sales conversion rates
One of my recent tweets read:
Will post “digest” of “new” “tips” on website later for “free”.
So what prompted me to write this? Read on…
Hubspot as you might know are vendors of all-in-one inbound marketing software (according to their blurb). They have 10,000+ users of their software platform and we might be joining that group soon. These users manage 2.5 million contacts using the software. Hubspot therefore have access to the aggregated data that they host and quite naturally mine this data (hopefully confidentially) at a macro level to yield all sorts of statistics about inbound marketing success and sales conversion rates.
I listened to a webinar on Tuesday evening at 2.00 pm US ET – being 7.00 pm UK time. Note the time. Dedication eh? It was entitled the Science of Buying Signals. Actually I think it was mis-titled based on what I saw and heard but no matter, the content was interesting enough to keep me involved for an hour.
There were some useful “tips” that I will try to present in a “digest” below some of them “new” and all of them “free”. Those four words again….
All the stats that I will give in the blog are based on hubspot’s webinar data relating to the 2.5 million contacts mentioned above.
stranger – not yet a contact…
contact – someone about whom you know something but not much
lead – a contact about whom you know much more; sufficient to be able to engage with them in a relevant way
customer – a lead that has purchased and parted with money
A basic ratio that we are all familiar with in the context of email campaigns is the open ratio.
Hubspot say that 12% of leads (not yet customers) open marketing emails whereas a reduced proportion of 10% of customers open marketing emails. About 2.75% of leads click through compared with about 2.25% of customers. A couple of useful benchmarks for inbound marketers and which make us feel quite good about our stats!
Now I do not want to bore you rigid with loads of figures …. but a crucial piece of information for me was that of all contacts who click through on emails 20% or to me a massive 1 in 5 – become customers – a significant sales conversion rate.
This benchmark sales conversion rate was then used to compare the conversion rate driven by the use of different words in the subject line of an email.
The host then proceeded to rank the keywords which, when used in the subject line, most influenced the conversion rates.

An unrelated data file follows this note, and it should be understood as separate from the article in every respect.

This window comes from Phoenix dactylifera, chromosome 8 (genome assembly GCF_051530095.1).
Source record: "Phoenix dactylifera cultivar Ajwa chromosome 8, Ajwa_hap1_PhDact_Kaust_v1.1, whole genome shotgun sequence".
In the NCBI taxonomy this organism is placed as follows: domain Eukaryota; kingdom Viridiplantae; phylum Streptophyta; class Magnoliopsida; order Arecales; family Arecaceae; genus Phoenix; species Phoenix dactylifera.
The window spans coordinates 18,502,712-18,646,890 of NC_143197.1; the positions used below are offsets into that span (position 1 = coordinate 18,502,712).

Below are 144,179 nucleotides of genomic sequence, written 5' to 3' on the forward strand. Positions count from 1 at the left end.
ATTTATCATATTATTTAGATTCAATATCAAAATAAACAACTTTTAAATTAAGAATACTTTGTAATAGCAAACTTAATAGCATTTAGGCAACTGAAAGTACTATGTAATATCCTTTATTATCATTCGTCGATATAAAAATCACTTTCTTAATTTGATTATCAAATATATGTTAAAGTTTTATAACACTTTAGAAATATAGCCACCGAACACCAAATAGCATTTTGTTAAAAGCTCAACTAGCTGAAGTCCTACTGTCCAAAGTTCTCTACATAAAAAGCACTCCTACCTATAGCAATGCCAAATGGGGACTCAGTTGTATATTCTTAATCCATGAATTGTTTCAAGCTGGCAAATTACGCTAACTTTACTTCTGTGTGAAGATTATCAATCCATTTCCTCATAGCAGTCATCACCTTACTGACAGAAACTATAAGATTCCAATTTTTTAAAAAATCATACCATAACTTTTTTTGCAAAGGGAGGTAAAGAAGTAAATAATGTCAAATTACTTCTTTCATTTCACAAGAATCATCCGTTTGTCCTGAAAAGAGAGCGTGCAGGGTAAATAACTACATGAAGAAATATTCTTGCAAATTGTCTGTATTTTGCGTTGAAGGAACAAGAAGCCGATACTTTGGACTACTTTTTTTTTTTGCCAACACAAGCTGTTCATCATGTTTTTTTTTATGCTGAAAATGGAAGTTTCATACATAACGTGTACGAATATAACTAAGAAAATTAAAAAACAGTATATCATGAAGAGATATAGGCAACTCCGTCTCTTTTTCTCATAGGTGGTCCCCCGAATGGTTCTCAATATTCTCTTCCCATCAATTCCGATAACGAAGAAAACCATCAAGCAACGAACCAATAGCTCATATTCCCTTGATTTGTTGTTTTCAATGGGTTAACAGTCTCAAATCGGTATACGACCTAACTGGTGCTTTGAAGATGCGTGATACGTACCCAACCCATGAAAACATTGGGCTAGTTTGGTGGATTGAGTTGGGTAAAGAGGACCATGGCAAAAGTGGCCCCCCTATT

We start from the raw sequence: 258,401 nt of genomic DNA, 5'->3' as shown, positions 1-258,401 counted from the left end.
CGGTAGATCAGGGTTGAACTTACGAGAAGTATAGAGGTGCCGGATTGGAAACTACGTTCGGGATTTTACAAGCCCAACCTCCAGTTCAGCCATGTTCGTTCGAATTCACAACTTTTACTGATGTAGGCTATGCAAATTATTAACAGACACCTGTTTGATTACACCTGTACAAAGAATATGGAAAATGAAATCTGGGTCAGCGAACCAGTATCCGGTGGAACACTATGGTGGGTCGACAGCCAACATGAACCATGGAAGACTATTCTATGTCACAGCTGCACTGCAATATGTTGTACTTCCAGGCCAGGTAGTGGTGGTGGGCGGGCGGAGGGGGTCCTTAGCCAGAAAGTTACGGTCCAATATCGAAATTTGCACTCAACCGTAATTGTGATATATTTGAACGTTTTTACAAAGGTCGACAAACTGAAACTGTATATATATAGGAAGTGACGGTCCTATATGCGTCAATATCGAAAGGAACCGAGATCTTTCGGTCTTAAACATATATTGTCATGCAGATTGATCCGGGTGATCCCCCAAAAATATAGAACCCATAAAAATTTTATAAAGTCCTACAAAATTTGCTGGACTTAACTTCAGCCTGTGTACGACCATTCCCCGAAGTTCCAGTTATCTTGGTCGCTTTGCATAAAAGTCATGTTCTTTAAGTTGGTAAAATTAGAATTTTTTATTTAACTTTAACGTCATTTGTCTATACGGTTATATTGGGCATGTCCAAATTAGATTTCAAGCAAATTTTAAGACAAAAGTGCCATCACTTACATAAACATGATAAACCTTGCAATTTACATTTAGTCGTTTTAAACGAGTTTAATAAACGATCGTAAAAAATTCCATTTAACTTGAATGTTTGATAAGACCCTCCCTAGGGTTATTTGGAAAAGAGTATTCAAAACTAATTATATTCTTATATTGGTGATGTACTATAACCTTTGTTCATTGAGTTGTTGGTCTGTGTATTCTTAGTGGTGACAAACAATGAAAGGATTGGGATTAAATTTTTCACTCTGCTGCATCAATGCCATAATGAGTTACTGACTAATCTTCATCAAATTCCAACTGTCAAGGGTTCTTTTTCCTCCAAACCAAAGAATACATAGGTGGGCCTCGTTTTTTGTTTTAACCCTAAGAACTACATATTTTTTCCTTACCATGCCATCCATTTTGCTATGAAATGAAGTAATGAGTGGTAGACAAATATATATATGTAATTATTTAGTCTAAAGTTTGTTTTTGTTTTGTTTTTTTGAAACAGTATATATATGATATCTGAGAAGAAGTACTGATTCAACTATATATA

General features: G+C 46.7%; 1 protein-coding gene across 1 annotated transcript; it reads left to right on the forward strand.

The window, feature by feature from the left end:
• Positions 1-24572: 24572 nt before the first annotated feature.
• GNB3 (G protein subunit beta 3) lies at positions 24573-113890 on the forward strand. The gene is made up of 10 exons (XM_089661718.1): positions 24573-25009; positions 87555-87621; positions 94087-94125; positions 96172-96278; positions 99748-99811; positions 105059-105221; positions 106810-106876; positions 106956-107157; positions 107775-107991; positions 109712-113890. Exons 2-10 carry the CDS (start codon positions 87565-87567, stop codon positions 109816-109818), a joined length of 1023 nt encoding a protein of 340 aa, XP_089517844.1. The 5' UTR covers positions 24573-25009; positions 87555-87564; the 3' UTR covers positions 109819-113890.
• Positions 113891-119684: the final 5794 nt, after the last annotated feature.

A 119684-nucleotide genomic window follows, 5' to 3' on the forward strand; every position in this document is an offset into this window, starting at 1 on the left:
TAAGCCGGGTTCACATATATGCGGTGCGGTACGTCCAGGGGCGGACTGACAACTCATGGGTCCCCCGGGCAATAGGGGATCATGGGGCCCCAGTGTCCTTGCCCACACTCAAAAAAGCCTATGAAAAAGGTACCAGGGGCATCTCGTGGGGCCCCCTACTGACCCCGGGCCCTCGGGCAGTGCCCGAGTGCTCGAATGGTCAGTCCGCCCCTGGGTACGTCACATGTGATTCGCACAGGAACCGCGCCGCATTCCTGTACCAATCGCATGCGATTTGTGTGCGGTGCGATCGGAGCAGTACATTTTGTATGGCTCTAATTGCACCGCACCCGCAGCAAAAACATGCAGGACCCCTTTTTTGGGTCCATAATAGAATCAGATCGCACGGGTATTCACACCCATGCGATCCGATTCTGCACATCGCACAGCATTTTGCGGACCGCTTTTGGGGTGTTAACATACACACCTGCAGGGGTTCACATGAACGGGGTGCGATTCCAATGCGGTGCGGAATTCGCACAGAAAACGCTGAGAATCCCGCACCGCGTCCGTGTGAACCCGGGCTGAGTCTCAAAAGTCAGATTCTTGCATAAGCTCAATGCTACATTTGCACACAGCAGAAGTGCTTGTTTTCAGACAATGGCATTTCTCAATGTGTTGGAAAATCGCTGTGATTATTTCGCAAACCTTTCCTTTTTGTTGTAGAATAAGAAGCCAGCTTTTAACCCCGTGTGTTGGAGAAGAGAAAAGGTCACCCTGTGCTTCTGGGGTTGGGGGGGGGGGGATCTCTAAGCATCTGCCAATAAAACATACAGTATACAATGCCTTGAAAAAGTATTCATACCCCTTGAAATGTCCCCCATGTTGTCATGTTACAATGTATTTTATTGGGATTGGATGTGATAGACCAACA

sales conversion rates
Guide 15% – 33% less than the average of 20%
Tips 22% – 10% more than the average
Free 22% – plus 10%
E-book 23% – plus 15%
New 25% – plus 25%
Win 33% – plus 65%
Digest 35% – plus a massive 75%!
(Disclaimer – these figures are drawn from my notes and might not be 100% accurate but they are close enough)
So now you know why I chose the 4 words in my tweet – digest, new, tips and free!
I would not include “guide” (deemed too soft and implies insufficently stretching content) and could not include “e-book” for obvious reasons (there isn’t one) – or the word win!
Now I have an issue with the word digest. In the webinar it was being used to imply depth and quantity. So what does the Oxford English say?
“To reduce to convenient form, classify, summarise (facts, laws etc).”
This definition casts some doubt in mind about the validity of the use of the word Digest in a UK context. The word digest also feels a bit arcane these days. So I guess proceed with caution.
But… the percentages cannot be ignored. If you are undertaking email marketing who wouldn’t want to increase their conversion rates by 15%, 35% or even 65%?
Now a bit more on the e-book which is most cases is of course offered as a dowload. Did you know that 35% of e-book down-loaders would prefer Kindle format compared to 20% for PDF? This points heavily to a preference to consume the information while mobile. A serious consideration for all of us for the future.
I was also amazed by the preferred size of e-book. Either small (less than 5 pages) or large (more than 50 pages!). So either a quick read “digest” or a deep and meaningful study or white paper.
It can be assumed that at the moment when a 50 page document is downloaded the consumer is serious about buying (or of course maybe just wanting your free data!).
The downloader has then moved from Top of the Funnel (TOFU) through middle to Bottom of the Funnel (BOFO) – pre buying. From being a contact to becoming a lead and hopefully soon to becoming a customer (and actually parting with cash).
At this point i.e. BOFU, the key words need to change and refer to “services”. Helping the customer to actually buy what you offer. Contacts and Leads ready to buy want information on what you are selling. So in addition, ensure that your website has a “search” facility.
So a “digest” of the above “new” “tips” for “free” :
TOFU – Strangers and Contacts – subject line designed to draw in – attract
MOFU – Contacts and Leads – content is king – say what you do – expertise – what you can do for them
BOFU – Leads and Hot Leads -give something new and fresh – not more of the same – benefits led
…and of course choose your words carefully.
Next time you read an email subject line you will hopefully see it in a new light and you might even consider if the subject line is appropriate for your stage of interest!
My thanks to Hubspot.
The webinar can be viewed here http://offers.hubspot.com/thank-you/the-science-of-buying-signals